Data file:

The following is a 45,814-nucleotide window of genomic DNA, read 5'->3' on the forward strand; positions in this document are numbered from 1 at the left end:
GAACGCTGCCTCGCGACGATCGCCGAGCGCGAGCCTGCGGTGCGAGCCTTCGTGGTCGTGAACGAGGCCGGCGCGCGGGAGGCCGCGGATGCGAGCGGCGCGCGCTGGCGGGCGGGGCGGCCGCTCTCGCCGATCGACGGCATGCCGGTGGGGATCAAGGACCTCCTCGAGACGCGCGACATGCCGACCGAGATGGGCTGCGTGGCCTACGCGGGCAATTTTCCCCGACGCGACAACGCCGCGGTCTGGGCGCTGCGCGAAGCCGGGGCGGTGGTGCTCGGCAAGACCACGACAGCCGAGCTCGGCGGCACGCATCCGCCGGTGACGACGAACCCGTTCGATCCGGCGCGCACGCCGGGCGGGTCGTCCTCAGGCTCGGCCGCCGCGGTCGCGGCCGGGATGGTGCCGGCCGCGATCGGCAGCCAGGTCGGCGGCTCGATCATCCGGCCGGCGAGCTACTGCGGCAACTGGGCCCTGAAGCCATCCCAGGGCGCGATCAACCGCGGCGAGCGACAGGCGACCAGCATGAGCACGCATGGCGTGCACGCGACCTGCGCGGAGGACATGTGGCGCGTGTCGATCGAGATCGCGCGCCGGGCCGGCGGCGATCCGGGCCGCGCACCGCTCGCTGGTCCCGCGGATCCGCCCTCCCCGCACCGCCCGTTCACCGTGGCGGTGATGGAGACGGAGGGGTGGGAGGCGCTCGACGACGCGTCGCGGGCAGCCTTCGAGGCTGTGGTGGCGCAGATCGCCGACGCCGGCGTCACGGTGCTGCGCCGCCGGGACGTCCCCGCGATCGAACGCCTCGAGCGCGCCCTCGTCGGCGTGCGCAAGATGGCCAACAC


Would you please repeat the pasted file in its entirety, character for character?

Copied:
The following is a 45,814-nucleotide window of genomic DNA, read 5'->3' on the forward strand; positions in this document are numbered from 1 at the left end:
GAACGCTGCCTCGCGACGATCGCCGAGCGCGAGCCTGCGGTGCGAGCCTTCGTGGTCGTGAACGAGGCCGGCGCGCGGGAGGCCGCGGATGCGAGCGGCGCGCGCTGGCGGGCGGGGCGGCCGCTCTCGCCGATCGACGGCATGCCGGTGGGGATCAAGGACCTCCTCGAGACGCGCGACATGCCGACCGAGATGGGCTGCGTGGCCTACGCGGGCAATTTTCCCCGACGCGACAACGCCGCGGTCTGGGCGCTGCGCGAAGCCGGGGCGGTGGTGCTCGGCAAGACCACGACAGCCGAGCTCGGCGGCACGCATCCGCCGGTGACGACGAACCCGTTCGATCCGGCGCGCACGCCGGGCGGGTCGTCCTCAGGCTCGGCCGCCGCGGTCGCGGCCGGGATGGTGCCGGCCGCGATCGGCAGCCAGGTCGGCGGCTCGATCATCCGGCCGGCGAGCTACTGCGGCAACTGGGCCCTGAAGCCATCCCAGGGCGCGATCAACCGCGGCGAGCGACAGGCGACCAGCATGAGCACGCATGGCGTGCACGCGACCTGCGCGGAGGACATGTGGCGCGTGTCGATCGAGATCGCGCGCCGGGCCGGCGGCGATCCGGGCCGCGCACCGCTCGCTGGTCCCGCGGATCCGCCCTCCCCGCACCGCCCGTTCACCGTGGCGGTGATGGAGACGGAGGGGTGGGAGGCGCTCGACGACGCGTCGCGGGCAGCCTTCGAGGCTGTGGTGGCGCAGATCGCCGACGCCGGCGTCACGGTGCTGCGCCGCCGGGACGTCCCCGCGATCGAACGCCTCGAGCGCGCCCTCGTCGGCGTGCGCAAGATGGCCAACAC